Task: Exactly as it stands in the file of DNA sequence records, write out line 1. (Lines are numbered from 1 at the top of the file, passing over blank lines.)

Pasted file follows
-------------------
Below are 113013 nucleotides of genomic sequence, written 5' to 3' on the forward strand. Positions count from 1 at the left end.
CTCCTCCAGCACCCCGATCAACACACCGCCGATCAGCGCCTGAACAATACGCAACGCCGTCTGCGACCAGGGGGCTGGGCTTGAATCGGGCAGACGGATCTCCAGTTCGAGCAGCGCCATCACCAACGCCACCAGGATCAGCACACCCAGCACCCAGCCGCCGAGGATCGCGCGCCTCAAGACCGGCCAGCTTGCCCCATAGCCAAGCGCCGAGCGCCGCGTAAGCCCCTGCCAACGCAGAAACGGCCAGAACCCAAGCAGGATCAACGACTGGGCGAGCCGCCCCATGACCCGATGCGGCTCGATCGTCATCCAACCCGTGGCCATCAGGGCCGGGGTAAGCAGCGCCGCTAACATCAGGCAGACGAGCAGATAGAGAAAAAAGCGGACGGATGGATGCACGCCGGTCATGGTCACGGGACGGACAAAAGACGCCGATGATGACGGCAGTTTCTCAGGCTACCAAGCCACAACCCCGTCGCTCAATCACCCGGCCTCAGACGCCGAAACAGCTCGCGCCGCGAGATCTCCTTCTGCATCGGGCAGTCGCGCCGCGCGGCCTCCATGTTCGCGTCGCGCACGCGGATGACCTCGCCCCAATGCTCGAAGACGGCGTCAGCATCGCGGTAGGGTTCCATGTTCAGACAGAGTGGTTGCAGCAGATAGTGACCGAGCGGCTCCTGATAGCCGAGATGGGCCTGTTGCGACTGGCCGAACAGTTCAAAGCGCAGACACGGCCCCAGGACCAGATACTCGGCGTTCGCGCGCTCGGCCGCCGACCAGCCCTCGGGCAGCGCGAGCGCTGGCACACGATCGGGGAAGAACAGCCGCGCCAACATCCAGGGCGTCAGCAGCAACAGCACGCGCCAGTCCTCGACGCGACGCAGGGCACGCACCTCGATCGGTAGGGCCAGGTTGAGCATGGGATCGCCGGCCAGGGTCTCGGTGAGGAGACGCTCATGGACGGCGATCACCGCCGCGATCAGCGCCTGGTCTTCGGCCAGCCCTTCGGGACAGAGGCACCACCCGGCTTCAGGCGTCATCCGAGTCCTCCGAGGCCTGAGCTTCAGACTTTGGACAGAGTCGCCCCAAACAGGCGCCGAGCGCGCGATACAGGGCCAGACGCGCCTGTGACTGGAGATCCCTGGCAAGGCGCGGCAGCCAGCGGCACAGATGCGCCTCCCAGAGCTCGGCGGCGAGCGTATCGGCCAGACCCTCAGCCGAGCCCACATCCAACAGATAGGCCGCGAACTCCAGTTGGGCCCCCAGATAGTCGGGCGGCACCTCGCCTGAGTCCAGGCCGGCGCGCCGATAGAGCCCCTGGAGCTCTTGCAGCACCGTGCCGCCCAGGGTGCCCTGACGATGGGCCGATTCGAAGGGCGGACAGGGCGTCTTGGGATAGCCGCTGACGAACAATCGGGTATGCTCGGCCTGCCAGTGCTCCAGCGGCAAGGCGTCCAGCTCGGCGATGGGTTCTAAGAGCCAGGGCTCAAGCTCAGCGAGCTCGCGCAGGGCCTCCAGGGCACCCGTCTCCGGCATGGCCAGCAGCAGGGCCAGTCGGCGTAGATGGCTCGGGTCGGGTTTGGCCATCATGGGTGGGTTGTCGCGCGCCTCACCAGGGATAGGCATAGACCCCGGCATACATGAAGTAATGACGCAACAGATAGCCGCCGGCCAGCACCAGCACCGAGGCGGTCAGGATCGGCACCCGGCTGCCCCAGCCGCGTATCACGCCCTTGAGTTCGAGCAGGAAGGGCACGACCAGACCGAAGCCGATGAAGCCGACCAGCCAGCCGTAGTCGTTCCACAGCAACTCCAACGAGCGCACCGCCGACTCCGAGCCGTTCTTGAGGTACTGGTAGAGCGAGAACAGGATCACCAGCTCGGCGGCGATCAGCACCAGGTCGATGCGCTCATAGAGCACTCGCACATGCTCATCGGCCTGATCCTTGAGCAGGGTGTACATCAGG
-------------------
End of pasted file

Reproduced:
Below are 113013 nucleotides of genomic sequence, written 5' to 3' on the forward strand. Positions count from 1 at the left end.